(Based on actual events.)
I’ve contracted an alien virus. I’m certain of it. The doctors call it Rheumatoid Arthritis, but I know that’s just a fancy name for “unknown gene-mutating alien virus.” (No wonder it’s incurable.) And besides, I happen to know that the Rheumatoids of Planet Rheuma out in the Beta System (the only Rheumatoids I know) don’t get Arthritis. They can’t. They have no jointed appendages.
I don’t know how I got this virus. I haven’t been off-planet in ages. None of my friends have been off-planet either, nor has anyone friends from off-planet come on-planet. So I don’t think any of them gave it to me. Maybe it was that cookie I ate.
I can say for sure, though, that it came out of nowhere and hit me like a ton of bricks. Wham! One minute I was busy sewing up Elasto-Plunges to stock my Med Kit with, and the next thing I knew, my hand had swelled up like a Parsuvian watermelon. Then it started to throb, keeping time with the strange pulsating glow now emanating from it. My mind got all foggy and I couldn’t think, except to think about how strange and painful this was. I sat there, holding my hand up in the air, rocking back and forth, moaning. Somehow, it made it feel better.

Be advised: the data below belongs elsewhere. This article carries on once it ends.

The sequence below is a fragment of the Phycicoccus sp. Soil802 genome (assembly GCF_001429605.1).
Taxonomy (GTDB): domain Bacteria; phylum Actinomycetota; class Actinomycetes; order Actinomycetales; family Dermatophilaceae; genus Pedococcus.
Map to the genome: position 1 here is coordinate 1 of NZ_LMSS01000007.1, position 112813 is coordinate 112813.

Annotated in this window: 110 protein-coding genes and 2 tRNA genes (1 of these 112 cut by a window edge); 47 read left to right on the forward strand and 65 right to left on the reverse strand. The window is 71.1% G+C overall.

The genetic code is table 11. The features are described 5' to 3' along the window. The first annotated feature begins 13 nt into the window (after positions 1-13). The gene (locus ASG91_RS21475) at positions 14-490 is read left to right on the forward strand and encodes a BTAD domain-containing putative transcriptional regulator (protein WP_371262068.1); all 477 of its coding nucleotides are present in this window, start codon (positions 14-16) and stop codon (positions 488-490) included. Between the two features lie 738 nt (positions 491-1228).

Three days later, the swelling finally subsided. Another two days and I could almost use my hand again. Then my other hand swelled up, Parsuvian watermelon scene all over again. I went to the doctor. He said he had no idea what was wrong and that I should go ask someone else.
A week later my knee swelled up. What’s that old Earth expression, “Oh, my God?” Yeah, "OMG." In ten minutes flat my knee went from normal to surpassing a Darfrissian Large-Fruit, which is considerably bigger than a Parsuvian watermelon. In fact, my knee looked more like an Imbric Master Gourd, one of the big ones that weighs eighty pounds or more, one of the ones that are about to burst because it’s so swollen. Ouch.
So I hopped over to the Emergency Room on my good leg. They gave me many strange looks and one very effective Morphine pain shot, put a band-aid on my knee, and took me up to ICU, where I spent the next three days in sleepy bliss, thanks to follow-up shots of the same very effective Morphine. Another five days in a private room, bored to hopelessness, and they finally let me go. Good thing too. I was running out of pajamas.
My knee almost looked normal and if I was kind to it, it didn’t hurt too much. But it wasn’t the same knee. It was different, in ways I couldn’t then describe. The mutation had begun.
And there’s more. My heart rate and blood pressure had changed and my thyroid gland was pumping a strange blend of hormones into my body.
So, I was sent home with enough prescriptions to cost any lottery winner all of his winnings, and an apology that the learned doctors there could not help me. I would have to go elsewhere to seek treatment.
Good thing they gave me a prescription for pain pills.
January 2, 2007